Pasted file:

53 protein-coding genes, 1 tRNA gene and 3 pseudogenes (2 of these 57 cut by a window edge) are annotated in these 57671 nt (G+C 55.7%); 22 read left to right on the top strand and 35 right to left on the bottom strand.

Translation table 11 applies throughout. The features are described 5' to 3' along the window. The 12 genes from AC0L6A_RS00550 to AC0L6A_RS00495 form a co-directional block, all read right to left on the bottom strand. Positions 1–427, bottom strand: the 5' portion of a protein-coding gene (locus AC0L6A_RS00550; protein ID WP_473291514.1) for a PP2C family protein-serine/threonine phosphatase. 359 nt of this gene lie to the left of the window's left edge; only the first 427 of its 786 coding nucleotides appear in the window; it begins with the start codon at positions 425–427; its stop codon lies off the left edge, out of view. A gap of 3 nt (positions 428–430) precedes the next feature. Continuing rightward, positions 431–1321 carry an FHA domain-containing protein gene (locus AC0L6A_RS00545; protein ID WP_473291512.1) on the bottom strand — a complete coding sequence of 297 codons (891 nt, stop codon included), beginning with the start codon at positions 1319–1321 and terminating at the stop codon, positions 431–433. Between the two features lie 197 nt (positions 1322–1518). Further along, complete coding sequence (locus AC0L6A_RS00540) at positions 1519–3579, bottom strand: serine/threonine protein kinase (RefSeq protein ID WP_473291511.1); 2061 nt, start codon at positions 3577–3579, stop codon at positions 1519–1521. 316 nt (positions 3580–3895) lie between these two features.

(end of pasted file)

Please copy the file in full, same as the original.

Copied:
53 protein-coding genes, 1 tRNA gene and 3 pseudogenes (2 of these 57 cut by a window edge) are annotated in these 57671 nt (G+C 55.7%); 22 read left to right on the top strand and 35 right to left on the bottom strand.

Translation table 11 applies throughout. The features are described 5' to 3' along the window. The 12 genes from AC0L6A_RS00550 to AC0L6A_RS00495 form a co-directional block, all read right to left on the bottom strand. Positions 1–427, bottom strand: the 5' portion of a protein-coding gene (locus AC0L6A_RS00550; protein ID WP_473291514.1) for a PP2C family protein-serine/threonine phosphatase. 359 nt of this gene lie to the left of the window's left edge; only the first 427 of its 786 coding nucleotides appear in the window; it begins with the start codon at positions 425–427; its stop codon lies off the left edge, out of view. A gap of 3 nt (positions 428–430) precedes the next feature. Continuing rightward, positions 431–1321 carry an FHA domain-containing protein gene (locus AC0L6A_RS00545; protein ID WP_473291512.1) on the bottom strand — a complete coding sequence of 297 codons (891 nt, stop codon included), beginning with the start codon at positions 1319–1321 and terminating at the stop codon, positions 431–433. Between the two features lie 197 nt (positions 1322–1518). Further along, complete coding sequence (locus AC0L6A_RS00540) at positions 1519–3579, bottom strand: serine/threonine protein kinase (RefSeq protein ID WP_473291511.1); 2061 nt, start codon at positions 3577–3579, stop codon at positions 1519–1521. 316 nt (positions 3580–3895) lie between these two features.